High Intensity Training (HIT) – Heavy Duty

Those who have tried the HIT (Heavy Duty) weight training method will note strength improvements, but experience relatively disappointing muscle mass gains, a fact which perplexes many. Certain programs offer excessive volume, while others focus on insufficient workload (like HIT), and both are counterproductive to building muscle mass. The proper cycle of sets, reps, rest periods, and grips are necessary to not only consistently add muscle mass, but also to avoid overtraining, and HIT, by design, does not provide sufficient overload or intensity (even though, by name, the concept implies pure intensity) to stimulate consistent muscle growth. In fact, the only lifter HIT (Heavy Duty) workout techniques will benefit is one who is either a novice to weight training or who is returning from an extended vacation (and thus is unaccustomed to stress, and will soon plateau with HIT), or an advanced lifter who is overtrained (and benefits from a reduction in stress, but who also soon experiences a dreaded muscle mass plateau).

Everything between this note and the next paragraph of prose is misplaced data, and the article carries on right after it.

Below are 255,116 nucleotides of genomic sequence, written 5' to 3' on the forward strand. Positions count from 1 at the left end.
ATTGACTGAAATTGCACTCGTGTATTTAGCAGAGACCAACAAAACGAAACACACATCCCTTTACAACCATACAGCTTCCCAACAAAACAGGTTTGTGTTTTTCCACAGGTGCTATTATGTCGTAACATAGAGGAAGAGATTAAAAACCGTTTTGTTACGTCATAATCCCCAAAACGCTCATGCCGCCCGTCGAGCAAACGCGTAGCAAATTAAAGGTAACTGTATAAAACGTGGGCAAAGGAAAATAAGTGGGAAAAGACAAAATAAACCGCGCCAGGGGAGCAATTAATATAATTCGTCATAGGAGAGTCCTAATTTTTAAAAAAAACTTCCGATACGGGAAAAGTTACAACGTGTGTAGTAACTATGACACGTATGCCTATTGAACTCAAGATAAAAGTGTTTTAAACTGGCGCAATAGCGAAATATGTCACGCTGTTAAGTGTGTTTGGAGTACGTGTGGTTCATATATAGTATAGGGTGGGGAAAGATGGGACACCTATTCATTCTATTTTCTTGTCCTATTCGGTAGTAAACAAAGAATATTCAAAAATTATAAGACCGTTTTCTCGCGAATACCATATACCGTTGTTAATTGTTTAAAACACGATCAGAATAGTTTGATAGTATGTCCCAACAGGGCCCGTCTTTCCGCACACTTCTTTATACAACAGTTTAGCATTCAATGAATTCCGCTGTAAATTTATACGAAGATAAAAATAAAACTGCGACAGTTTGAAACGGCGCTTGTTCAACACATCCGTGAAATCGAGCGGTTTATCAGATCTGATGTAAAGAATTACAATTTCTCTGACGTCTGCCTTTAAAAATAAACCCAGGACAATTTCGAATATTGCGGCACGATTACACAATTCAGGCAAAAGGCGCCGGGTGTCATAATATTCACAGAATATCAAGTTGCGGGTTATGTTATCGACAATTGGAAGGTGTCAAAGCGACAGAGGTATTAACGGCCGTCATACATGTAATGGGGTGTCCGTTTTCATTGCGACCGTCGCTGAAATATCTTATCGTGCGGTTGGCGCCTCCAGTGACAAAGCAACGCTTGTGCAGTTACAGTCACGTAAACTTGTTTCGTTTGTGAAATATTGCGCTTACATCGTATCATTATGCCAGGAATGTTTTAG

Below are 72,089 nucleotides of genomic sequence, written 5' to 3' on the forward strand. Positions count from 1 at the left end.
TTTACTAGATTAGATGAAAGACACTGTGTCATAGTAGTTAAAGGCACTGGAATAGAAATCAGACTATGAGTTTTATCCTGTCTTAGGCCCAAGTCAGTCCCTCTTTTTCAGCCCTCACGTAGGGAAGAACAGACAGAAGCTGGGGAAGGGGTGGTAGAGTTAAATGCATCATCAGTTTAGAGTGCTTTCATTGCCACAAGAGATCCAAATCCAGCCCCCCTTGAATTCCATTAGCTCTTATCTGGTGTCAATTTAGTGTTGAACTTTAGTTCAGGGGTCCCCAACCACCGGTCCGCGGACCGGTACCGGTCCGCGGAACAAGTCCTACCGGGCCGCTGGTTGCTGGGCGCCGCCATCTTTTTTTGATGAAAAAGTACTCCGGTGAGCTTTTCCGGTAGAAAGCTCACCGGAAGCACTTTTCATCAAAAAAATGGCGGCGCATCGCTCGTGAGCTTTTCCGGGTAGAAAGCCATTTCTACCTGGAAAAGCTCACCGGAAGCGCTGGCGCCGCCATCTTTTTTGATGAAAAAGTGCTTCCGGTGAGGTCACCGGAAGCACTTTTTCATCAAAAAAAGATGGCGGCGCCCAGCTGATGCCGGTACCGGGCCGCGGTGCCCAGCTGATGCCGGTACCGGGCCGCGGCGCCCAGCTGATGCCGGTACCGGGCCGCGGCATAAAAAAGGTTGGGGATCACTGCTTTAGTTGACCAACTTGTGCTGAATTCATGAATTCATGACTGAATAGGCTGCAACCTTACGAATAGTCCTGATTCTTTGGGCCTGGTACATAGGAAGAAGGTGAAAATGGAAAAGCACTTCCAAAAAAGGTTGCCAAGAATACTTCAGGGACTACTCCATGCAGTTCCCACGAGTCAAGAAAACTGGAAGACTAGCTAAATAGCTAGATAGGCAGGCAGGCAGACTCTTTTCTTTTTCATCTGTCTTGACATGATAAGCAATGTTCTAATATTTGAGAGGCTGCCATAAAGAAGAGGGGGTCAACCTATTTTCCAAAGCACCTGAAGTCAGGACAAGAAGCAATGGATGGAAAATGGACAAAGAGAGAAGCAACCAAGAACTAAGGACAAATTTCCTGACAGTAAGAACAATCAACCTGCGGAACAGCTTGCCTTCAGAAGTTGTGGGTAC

For both the beginner (or one who returns from an extended vacation) and overtrained athlete, HIT will only provide results for a limited time, and then muscular progress quickly tapers off. Insufficient volume and improper rep speed are the two main reasons why HIT (Heavy Duty) is one of the most ineffective muscle building techniques currently available, yet low volume weight training routines do tend to enhance strength, which offers bodybuilders false hope that they will also soon build muscle mass.

Contrary to popular belief, the two goals (strength and muscle mass) do not directly correlate, and are achieved using different weight training methods. Routines focusing on excessive volume must be avoided, but a lack of sufficient overload is an equally sizable roadblock to building muscle mass (evidenced by the disappointing muscle gains that result from the Heavy Duty approach). A constantly changing number of sets is best, but only when cycled properly, and combined with proper grips, rest periods, and rep speed. Also, a potent bodybuilding diet plan is just as important as proper weight training principles, and is one of the main reasons why so few build significant muscle mass despite consistent effort in the gym.

Remember, whether you wish to produce small or significant improvements in muscle mass, the principles are identical. I have achieved tremendous success (over 60 lbs of muscle mass gained), and am teaching men and women around the world how to build muscle mass naturally and tone their body through my MuscleNOW bodybuilding program, without supplements or steroids.